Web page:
Digital Home Technology through the Cloud: Enabling Paradise or Potential Prison?
“Alexa order my grocery list and add one bag of peanut M&Ms to it.” “Alexa, cancel my events for Tuesday and call an Uber for me in two hours.” With a few simple sentences, I had saved myself about 3 hours of work, allowing me to peacefully enjoy my breakfast as I prepared to pick up my parents later that day. While it felt like another day on spring break for me now, I knew that such an episode would have been impossible until quite recently.
Growing up, I loved science fiction as it imagined a future where all my mundane chores would be automated and done at the command of my voice. I realize now that I was not the only one. From the earliest drawings of Da Vinci’s automated hammer, to children’s cartoons of the 90s such as The Jetsons showing a virtual assistant dressed like a nanny, humans throughout history have imagined a future where their lives are easier through automation. (Rabin) Today, we have reached new heights in achieving this dream and come close to the idea of a true Digital Home. This is a place where one doesn’t have to do anything manually, but can instead issue voice or gesture commands to control everything in and around the house. (Mushtaq)
The possibilities surrounding Digital Home Technology (DHT) are endless. Tedious tasks such as cleaning the floor or doing laundry can now be done at a simple command which releases a floor robot vacuum or automatically starts the washing machine, returning hours of free time back to busy individuals and lowering stress levels in households across America. Other automations such as switching off lights and heating systems when one leaves a room, recording television for later viewing and setting food out for pets are just few examples of small integrations that can add up to save owners time and money. (Rabin)
All these systems must be connected to a central system that can receive user instructions. Previously this was done by the appliance manufacturers or home builders themselves which led to very unintuitive and difficult to use hardware that often ended up being more hassle than the problem it was trying to solve. Recently, Silicon Valley companies have entered the field in a big way and have solved this issue. Internet companies that are creating DHT such as Amazon and Google realize the importance of making the user experience as easy to use as possible and have come up with artificial intelligences that power their smart home systems. These, to a great extent, imitate a real person, allowing homeowners and residents to interact using trigger words such as “Hey Alexa” or “Ok Google” and issuing a command just as they would to a butler or personal valet. They can also perform actions through their smartphones if they are too far from the assistant’s base device or not at home. (Meola)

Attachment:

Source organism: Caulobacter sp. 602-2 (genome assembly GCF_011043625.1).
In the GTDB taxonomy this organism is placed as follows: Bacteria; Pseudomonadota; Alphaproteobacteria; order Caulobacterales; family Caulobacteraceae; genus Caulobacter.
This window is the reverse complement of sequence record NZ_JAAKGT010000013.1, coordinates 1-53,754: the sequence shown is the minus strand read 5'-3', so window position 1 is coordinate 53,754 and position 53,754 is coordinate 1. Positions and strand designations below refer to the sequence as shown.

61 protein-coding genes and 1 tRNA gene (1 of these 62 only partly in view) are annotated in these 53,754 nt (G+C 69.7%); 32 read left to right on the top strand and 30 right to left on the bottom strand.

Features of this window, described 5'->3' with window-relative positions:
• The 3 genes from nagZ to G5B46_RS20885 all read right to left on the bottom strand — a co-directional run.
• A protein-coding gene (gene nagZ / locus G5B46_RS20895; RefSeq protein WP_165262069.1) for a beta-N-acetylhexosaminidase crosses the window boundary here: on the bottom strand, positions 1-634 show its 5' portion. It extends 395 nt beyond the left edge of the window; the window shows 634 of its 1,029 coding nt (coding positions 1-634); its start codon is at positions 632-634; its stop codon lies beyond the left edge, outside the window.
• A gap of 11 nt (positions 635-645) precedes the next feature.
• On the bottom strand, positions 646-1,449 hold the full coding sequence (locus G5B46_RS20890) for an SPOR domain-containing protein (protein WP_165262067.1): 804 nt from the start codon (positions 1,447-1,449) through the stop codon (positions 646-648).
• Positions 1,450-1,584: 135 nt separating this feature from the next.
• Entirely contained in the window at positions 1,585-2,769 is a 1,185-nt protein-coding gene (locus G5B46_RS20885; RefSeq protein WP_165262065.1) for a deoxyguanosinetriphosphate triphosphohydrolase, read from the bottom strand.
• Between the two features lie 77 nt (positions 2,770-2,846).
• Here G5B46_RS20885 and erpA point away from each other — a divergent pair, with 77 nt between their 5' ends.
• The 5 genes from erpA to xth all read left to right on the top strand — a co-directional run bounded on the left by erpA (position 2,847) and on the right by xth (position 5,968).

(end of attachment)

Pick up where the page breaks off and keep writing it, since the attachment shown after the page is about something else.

The potential for DHT doesn’t stop there; in the quest to make homes smarter, companies have added features into their implementations of DHT that create new forms of entertainment and greatly expand homeowner safety. Amazon’s Alexa, a virtual home assistant, has the ability to tell its user stories, jokes and even play voice based video games. (Taylor) Google’s “Home” AI combined with Nest Cameras can alert users what type of activity is going on in their homes and decide to let trusted users enter while keeping unidentified persons out. (Meola)
We have in part to thank the work done on Natural Language Processing (NLP), Cloud Computing (CC) and improved network capabilities that allow small computers to be embedded into these everyday items and communicate with large servers that can process our commands. These devices put together create a network of “smart” objects in the house, also known as the “Internet of Things” (IoT). This means that sensors within the house can tell who is in a specific room of the house and adjust things to the persons tastes. An example of this is the new Bose speaker system that can link to your Spotify playlists to play different songs while you are in the shower and another set of songs if you have guests over for dinner. This can make the house more entertaining and a more fun place to live.